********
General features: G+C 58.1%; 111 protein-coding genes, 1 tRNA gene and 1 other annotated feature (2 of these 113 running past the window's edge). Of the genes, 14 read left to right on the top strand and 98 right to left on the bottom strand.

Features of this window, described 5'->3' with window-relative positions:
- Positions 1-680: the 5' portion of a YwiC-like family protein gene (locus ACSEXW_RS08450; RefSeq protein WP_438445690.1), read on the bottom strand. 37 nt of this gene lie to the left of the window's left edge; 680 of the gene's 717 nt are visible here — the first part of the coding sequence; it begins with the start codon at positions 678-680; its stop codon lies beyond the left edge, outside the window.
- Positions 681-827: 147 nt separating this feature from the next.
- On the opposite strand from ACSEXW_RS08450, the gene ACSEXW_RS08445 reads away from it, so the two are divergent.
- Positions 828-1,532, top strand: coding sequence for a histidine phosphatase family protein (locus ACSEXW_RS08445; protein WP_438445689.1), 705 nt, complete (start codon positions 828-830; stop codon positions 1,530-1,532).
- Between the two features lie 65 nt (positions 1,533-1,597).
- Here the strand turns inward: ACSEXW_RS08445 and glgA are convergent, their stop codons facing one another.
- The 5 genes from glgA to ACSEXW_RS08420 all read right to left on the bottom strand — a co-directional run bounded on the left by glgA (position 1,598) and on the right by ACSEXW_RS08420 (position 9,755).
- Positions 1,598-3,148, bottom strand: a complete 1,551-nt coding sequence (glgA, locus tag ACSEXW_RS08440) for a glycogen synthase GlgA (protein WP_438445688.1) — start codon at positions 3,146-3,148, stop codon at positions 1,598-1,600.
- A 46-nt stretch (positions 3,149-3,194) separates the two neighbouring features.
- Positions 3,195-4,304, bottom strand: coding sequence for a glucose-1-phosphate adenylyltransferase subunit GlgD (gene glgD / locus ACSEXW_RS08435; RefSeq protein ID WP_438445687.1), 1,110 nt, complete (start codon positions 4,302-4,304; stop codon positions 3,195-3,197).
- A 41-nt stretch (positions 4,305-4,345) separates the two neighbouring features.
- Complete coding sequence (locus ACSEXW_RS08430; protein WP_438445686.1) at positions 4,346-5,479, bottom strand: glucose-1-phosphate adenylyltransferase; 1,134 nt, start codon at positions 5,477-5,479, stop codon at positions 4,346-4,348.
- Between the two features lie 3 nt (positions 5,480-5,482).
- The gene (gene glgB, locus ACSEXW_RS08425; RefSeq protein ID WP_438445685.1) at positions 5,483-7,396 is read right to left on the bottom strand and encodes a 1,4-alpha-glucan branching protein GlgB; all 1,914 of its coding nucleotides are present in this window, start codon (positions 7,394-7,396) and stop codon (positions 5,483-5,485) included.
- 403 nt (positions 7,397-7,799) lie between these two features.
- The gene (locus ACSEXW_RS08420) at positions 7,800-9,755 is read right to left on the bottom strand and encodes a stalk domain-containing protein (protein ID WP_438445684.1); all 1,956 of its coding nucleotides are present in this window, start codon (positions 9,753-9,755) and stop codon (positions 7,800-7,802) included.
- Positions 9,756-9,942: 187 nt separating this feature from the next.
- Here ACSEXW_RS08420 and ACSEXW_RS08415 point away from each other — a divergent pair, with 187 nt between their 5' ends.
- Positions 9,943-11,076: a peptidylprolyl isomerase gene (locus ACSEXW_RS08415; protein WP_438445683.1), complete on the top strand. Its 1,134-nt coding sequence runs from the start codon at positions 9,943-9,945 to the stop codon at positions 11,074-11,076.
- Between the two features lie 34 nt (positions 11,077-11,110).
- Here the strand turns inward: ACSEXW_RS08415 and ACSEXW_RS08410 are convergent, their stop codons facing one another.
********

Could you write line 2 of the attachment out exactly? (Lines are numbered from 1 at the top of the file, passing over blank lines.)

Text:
Features of this window, described 5'->3' with window-relative positions: